Until relatively recently theatrical companies in England were run by actor-managers who performed with their own companies in London, at theatres in the regions, and abroad. According to Hesketh Pearson, in his book The Last Actor-Managers, “most of them won their reputations by playing the great Shakespearean characters; and though they often adapted the plays…it was entirely due to them that Shakespeare, or mangled Shakespeare, held the stage from the reign of Charles II to the reign of George V.”
Pearson’s book was published in 1950. He estimated the cut-off point for the actor-manager came at the end of the 1914-18 war. Among those he wrote about were Sir Herbert Tree, Sir Frank Benson, Lewis Waller, and Oscar Asche, all born between 1850 and 1890 and all strong-willed characters. Pearson’s opinion was that although actor-managers had not been perfect, “the daring of an individual is preferable to the discretion of a committee”.
Donald Wolfit, born in 1902, was too late to truly be an actor-manager, though by temperament he belonged to this group. In spite of early success working at major theatres like the Old Vic, he always felt himself to be an outsider and yearned for his own company. In 1936-7 he spent two seasons at the Shakespeare Memorial Theatre in Stratford-upon-Avon. In his first season his varied roles included Orsino in Twelfth Night, Cassio in Julius Caesar, Gratiano in The Merchant of Venice, Ulysses in Troilus and Cressida and Kent to Randle Ayrton’s magnificent King Lear. His Hamlet gained him national recognition. In his autobiography, First Interval, he wrote about the curtain-call for his first performance:
How well I remember that first Hamlet at Stratford, the opening of the great parti-coloured curtain and the step forward to find out whether the great struggle in Hamlet’s sould had really been imparted to the audience.
He became famous for his curtain-calls at which he always appeared exhausted, holding on the curtain for dramatic effect. In 1937 he repeated his Hamlet and added Iachimo in Cymbeline and the Chorus in Henry V.
All called for the vocal skill and powerful personality which Wolfit had in abundance. During his years in Stratford he met and fell in love with the actress Rosalind Iden, and heartened by his success he created a theatre company of his own using actors who he had worked with in Stratford. From 1937 onwards touring became a way of life for him. He performed right through the war, aiming “to be the switch that could set the electric current of Shakespeare’s poetry and imagery throbbing through a crowded auditorium”. Between 1937 and 1945 he estimated he had undertaken 2240 performances of 15 different plays in countries including Canada, the USA, Egypt, France and Belgium and continued to tour after the war.
Receiving a knighthood in 1957 brought him respect, particularly abroad. According to Ronald Harwood’s article in the Dictionary of National Biography:
Wolfit believed in the theatre as a cultural and educational force. His contribution was immense, for he provided people all over the British Isles, especially during the war, with the opportunity of visiting a playhouse, perhaps for the first time, and seeing Shakespeare with the leading roles played by an actor of extraordinary gifts.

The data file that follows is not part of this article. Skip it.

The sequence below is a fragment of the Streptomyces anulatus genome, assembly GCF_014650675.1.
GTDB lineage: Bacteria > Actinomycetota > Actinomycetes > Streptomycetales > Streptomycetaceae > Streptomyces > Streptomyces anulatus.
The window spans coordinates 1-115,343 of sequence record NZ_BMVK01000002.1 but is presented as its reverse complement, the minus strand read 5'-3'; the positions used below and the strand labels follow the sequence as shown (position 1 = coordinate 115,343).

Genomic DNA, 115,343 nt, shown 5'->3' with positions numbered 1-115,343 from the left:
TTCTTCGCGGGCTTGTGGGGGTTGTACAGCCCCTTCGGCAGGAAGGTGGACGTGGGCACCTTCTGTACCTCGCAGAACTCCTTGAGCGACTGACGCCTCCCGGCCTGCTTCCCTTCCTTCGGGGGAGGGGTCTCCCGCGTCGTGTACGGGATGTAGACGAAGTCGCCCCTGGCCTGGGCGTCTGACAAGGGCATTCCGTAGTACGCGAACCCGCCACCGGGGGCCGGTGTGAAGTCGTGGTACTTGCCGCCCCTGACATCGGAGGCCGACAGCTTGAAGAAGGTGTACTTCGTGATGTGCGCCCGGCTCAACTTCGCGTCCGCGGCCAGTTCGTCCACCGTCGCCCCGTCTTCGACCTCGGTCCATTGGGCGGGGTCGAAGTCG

He did have extraordinary gifts, even though his declamatory style was, and has remained, out of fashion on home ground. He undertook a new tour of the provinces and travelled to Kenya and Ethiopia where he and his wife Rosalind performed “a programme of extracts from their Shakespearian repertoire”, for which they became renowned. From 1959-60 They toured to Australia, New Zealand, India, Kuwait and Beirut, a journey of 29,000 miles. In 1963 he performed in South Africa and Zimbabwe, visiting Harare, Cape Town and Johannesburg, insisting on giving a performance for non-whites. He also visited Kenya again, where he was seen by a young Felicity Howlett. This is her memory of his visit:
My father was the lighting director at the National Theatre, Nairobi and in 1963 Sir Donald Wolfit and his wife, Rosalind Iden, were invited to Nairobi to give some of their pieces from Shakespeare.
They gave some wonderful, nowadays I would think “over-the-top”, performances. I particularly remember the death scene from ‘Othello’ and the mad Lear.
I was about 14 at the time and had never seen anything quite so captivating and I used to stand in the wings watching in awe. One night as Donald Wolfit came off stage he patted me on the head and said “do you like Shakespeare, little girl”. I simply nodded, too taken aback, by this great actor actually speaking to me, to say anything!
When they came to leave Nairobi they presented me with a signed copy of the Complete Works which has become my most treasured possession.
The inscription reads “from another lover of Shakespeare”. Ronald Harwood’s play and film The Dresser was based on his experiences as Wolfit’s dresser, and his observation, repeated in his biography, confirms Felicity’s impressions and that delightful inscription:
He developed a majestic persona, grandiose, passionate, often pompous. He could be frightening and brutal but also astonishingly kind and genuinely humble.
It may have belonged to a previous era, but his barnstorming style made a big impact, not least on Felicity in whom Wolfit inspired a life-long love of Shakespeare. She has lived for many years in Stratford-upon-Avon where she continues to follow the RSC’s work, and I would like to thank her for sharing her story and photographs of her treasured copy of the Complete Works with me.